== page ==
Posts treating: "science"
Tuesday, 11 March 2014
Forbes has once again heaped insults on my home community, and it gets old after awhile. We take our place as the fifth dirtiest urban area in the country, due to 15.5% unemployment, and air pollution that is among the worst in the country (what does unemployment have to do with "dirtiness"? What is implied in such a
When The Simpsons started in the late 1980s, very few people would’ve believed that the show could last as long as it has. Like the show or not, you can’t deny how it’s changed the way TV shows look at … Continue reading
This is another fossil that has sat in a display case for decades in Scovel before I really examined it. Unlike last week’s specimen, though, it has no identifying label on its reverse. This is always a serious disappointment for science — no location! I show the fossil above with a front and back view
“Oysters, Pearls of Long Island Sound”, on display now at The Bruce Museum of Arts and Sciences, is both informative and visually engaging. Running until March 23rd, the exhibition introduces the ecology and evolutionary history of these mollusks, but that’s not all. True to a museum of both art and science, The Bruce has drawn in local history as well, displaying oystermen’s tools, vintage oyster advertisements, and even an early American Impressionist painting. This exhibit [...]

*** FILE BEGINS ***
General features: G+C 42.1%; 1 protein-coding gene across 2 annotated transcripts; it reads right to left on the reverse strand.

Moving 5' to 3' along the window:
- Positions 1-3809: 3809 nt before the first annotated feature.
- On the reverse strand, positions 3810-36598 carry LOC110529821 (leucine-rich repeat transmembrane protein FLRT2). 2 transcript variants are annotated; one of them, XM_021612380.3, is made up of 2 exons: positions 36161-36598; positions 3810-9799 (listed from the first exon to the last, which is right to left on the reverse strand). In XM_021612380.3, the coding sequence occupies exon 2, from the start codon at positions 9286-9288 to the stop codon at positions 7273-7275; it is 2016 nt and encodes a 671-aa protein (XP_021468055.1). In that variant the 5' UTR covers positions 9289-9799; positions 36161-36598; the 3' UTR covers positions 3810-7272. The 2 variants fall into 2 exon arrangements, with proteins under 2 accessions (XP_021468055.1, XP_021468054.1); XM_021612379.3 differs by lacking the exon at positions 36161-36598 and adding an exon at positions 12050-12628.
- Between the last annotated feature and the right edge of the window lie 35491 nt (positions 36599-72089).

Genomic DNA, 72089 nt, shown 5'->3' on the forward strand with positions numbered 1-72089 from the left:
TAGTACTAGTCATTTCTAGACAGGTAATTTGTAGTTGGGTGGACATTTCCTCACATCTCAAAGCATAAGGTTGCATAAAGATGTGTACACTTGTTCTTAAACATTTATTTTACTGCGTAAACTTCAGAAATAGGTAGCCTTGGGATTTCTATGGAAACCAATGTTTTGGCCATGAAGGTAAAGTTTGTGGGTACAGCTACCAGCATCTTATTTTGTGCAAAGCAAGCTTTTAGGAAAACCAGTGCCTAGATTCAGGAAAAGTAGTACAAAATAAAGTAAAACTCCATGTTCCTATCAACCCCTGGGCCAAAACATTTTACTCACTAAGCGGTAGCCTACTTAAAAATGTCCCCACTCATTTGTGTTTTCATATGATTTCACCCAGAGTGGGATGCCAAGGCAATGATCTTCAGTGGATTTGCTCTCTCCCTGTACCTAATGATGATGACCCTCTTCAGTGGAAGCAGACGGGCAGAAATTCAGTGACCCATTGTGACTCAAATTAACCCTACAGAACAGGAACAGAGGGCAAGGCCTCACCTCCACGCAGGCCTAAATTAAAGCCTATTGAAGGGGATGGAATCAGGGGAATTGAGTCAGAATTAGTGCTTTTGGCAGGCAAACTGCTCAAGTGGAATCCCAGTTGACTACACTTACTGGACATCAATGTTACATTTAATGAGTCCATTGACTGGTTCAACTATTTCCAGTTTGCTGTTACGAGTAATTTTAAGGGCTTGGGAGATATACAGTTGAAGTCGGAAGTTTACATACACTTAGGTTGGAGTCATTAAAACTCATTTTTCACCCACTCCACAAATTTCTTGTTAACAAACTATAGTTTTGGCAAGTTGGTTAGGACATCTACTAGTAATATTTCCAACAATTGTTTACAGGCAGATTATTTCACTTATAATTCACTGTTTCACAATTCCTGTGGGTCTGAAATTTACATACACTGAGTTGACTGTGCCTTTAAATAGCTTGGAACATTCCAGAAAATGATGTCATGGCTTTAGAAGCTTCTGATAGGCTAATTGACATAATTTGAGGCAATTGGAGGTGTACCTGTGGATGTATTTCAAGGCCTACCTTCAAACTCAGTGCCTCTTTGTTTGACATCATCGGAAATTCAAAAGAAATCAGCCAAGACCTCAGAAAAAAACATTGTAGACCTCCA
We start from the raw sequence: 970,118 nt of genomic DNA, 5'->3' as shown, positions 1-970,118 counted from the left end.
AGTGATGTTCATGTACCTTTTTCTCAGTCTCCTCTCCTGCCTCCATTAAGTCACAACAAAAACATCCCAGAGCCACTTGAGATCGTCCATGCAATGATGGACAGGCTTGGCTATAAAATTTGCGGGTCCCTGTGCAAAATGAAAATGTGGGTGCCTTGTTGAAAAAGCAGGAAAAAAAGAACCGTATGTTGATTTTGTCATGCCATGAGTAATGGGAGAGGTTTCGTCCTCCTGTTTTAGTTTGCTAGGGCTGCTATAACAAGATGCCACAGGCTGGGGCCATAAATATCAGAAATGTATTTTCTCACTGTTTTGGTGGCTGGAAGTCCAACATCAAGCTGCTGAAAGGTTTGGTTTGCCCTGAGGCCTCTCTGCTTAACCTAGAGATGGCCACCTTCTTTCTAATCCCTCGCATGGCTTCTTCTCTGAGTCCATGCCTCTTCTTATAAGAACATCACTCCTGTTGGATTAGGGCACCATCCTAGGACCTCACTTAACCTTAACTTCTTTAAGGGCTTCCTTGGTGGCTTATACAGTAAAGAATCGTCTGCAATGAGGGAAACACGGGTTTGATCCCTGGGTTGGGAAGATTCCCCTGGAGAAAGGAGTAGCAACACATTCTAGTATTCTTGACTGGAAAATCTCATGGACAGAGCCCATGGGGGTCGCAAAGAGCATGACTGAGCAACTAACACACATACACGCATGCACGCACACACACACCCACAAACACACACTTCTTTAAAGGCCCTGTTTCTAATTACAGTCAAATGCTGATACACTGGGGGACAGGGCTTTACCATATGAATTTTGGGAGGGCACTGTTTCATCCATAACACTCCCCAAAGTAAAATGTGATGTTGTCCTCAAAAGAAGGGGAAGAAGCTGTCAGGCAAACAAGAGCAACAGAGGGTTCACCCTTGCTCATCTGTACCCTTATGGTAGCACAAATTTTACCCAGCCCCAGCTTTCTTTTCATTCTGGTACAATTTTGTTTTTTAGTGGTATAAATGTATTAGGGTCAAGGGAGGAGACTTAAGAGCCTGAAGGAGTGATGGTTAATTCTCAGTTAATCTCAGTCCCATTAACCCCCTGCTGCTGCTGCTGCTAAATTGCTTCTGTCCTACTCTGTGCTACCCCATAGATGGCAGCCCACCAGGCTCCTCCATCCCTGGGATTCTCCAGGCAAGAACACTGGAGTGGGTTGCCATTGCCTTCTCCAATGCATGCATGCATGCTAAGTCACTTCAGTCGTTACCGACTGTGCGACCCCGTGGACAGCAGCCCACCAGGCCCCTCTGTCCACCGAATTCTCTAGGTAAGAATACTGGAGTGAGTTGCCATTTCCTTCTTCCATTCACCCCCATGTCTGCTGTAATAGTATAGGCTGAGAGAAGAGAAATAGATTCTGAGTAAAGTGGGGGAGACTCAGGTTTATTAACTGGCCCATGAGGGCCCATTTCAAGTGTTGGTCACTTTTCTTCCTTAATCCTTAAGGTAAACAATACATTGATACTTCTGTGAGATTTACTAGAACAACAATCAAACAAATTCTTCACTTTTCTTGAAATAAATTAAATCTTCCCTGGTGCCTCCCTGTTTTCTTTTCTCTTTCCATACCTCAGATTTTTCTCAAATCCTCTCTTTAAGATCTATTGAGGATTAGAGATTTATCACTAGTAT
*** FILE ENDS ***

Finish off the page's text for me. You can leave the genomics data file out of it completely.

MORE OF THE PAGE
As Head of Sustainability for JetBlue Airways, current Master of Science in Sustainability Management student Sophia Mendelsohn is responsible for reducing the environmental impact of one of the largest airlines in North America. While this can be a challenge, the financial and scientific skills she has gained through the program provide her with a solid foundation upon which to base the company’s sustainability
Konichiwa! Echinoblog is in Tsukuba, Japan (outside of Tokyo) visiting the National Museum of Nature and Science studying the deep-sea starfishes of Japan! How many new species await?
After arriving last week, I've finally gotten settled into my temporary home away from home!
I've gotten the impression from some folks who believe/perceive that scientists
When four Master of Science in Sustainability Management students landed in Podgorica, Montenegro in January, they were carrying an energy efficiency plan that promised to save the country money and energy, and to create jobs. These benefits would come from the energy retrofitting of some 100,000 buildings that have sprouted without permits in the last twenty years. In this building frenzy, people have overlooked building codes, including energy efficiency
This is truly not a GIS oriented post but when it comes to science or studying you probably faced a big stack of books or a more or less endless list of PDFs you always wanted to read. My main proplem always was: it takes huge amount of time to read stuff. But here comes […]The post Reading stuff the Spritz way appeared first on
So, you may have seen me mention on Twitter that I was planning on seeing Pompeii this week - and I did, properly fortified with some nice cider at a nearby pub beforehand. I'm not going to give you the full rundown of the science and history of the eruption, because David Bressan is already working on a series of excellent posts about that. Instead, I'm going to treat this as a quick-and-snarky guide to whether you want the movie to feature at your next "bad geology movie
A Taste of Science at Doukenie Tours at 11 AM and 3 PM Doukenie Winery, 14727 Mountain Rd., Hillsboro, VA Contact: 540-668-6464 Join geologist Leanne Wiberg for an overview how wine grapes are grown and how wine is made in … Continue reading